Georgia: Museum of Soviet Occupation
In Gori, the birthplace of Joseph Stalin, the Soviet dictator still enjoys hero status in the museum named after him – 65 years after his death and 27 years after Georgia regained its independence. Currently there are plans to overhaul the exhibition. The crimes committed under Stalin have only been a central issue at the Georgian National Museum in Tbilisi since 2006.
Kazakhstan: Victims of the famine
Around 1.5 million Kazakhs fell victim to the famine of 1932/33, caused by mismanagement and forced collectivism. The sculpture ensemble in Astana is dedicated to the dead. It was inaugurated on 31 May 2012, the national day of remembrance to the victims of political repression.
Latvia: The Freedom Memorial
"Milda" is the nickname given to the 19-meter-high obelisk of a woman’s enthroned figure in Riga. It was erected in the 1930s, before the Soviet occupation in 1940. The statue is the central memorial for Latvians for their will to freedom and self-determination. In past decades it has repeatedly served as the starting point for protests and resistance.
Mongolia: Victims of political repression
Located between Russia and China, Mongolia suffered under foreign occupation and exploitation for nearly all of the 20th century. For a long time, it was both politically and economically dependent on the Soviet Union. The museum to the memory of the victims of political repression was opened in 1996 in Ulan Bator; a year later, the memorial was added.
Korea: "Bridge of Freedom"
The bridge over the Imjin River, erected at the beginning of the 20th century, is the only bridge connecting North and South Korea. It was of great military importance during the 1950-1953 Korean War. On the southern side via a wooden pier you can reach the border. Many visitors leave flags and personal messages at this place.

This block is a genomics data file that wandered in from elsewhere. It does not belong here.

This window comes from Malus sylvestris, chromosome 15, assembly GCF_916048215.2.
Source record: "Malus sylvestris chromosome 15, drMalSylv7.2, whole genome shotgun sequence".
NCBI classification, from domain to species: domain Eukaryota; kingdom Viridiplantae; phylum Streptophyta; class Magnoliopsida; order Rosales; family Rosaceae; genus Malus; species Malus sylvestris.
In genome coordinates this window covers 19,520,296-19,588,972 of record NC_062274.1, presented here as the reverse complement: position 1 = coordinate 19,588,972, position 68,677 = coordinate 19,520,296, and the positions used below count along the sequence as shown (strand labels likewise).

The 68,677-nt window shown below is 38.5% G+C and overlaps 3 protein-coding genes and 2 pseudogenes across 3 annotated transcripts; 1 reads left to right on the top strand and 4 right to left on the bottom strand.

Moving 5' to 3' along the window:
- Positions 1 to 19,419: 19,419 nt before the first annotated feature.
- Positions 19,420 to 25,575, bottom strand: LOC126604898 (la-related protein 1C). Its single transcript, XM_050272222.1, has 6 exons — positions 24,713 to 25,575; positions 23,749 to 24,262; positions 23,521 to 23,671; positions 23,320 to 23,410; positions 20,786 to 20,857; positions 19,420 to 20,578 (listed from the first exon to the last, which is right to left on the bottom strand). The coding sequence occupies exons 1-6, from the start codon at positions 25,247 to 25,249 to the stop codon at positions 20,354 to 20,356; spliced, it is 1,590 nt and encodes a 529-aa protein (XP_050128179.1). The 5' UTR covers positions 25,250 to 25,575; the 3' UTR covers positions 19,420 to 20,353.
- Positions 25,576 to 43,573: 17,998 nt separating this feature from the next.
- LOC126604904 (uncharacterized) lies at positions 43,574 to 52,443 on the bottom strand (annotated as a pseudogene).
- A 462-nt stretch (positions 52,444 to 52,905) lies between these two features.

Cambodia: Victims of the Khmer Rouge
An estimated 2.2 million Cambodians were killed during the terror regime of the Khmer Rouge. That was approximately half of the population. After the invasion, also by communist troops from Vietnam, human remains and skulls were publicly exhibited, in order to document the crimes. Even today, many mass graves have yet to be discovered.
USA: Goddess of Democracy
This statue in Washington DC, inaugurated in 2007, is a replica of the "Goddess of Democracy" erected by Chinese students in 1989 during their fatal protests on Tiananmen Square in Beijing. Local politicians worked alongside eastern European freedom fighters such as Vaclav Havel and Lech Wałesa to erect this memorial in the US capital.
USA: The victims of Katyn
In 1940, Soviets murdered around 4,400 Polish prisoners of war – mainly officers – in a forest near the Russian village of Katyn. In Poland, the massacre is synonymous for a series of mass killings. The initiative for the memorial in New Jersey, which is dedicated to all the victims of Soviet communism, started with Polish migrants in the US.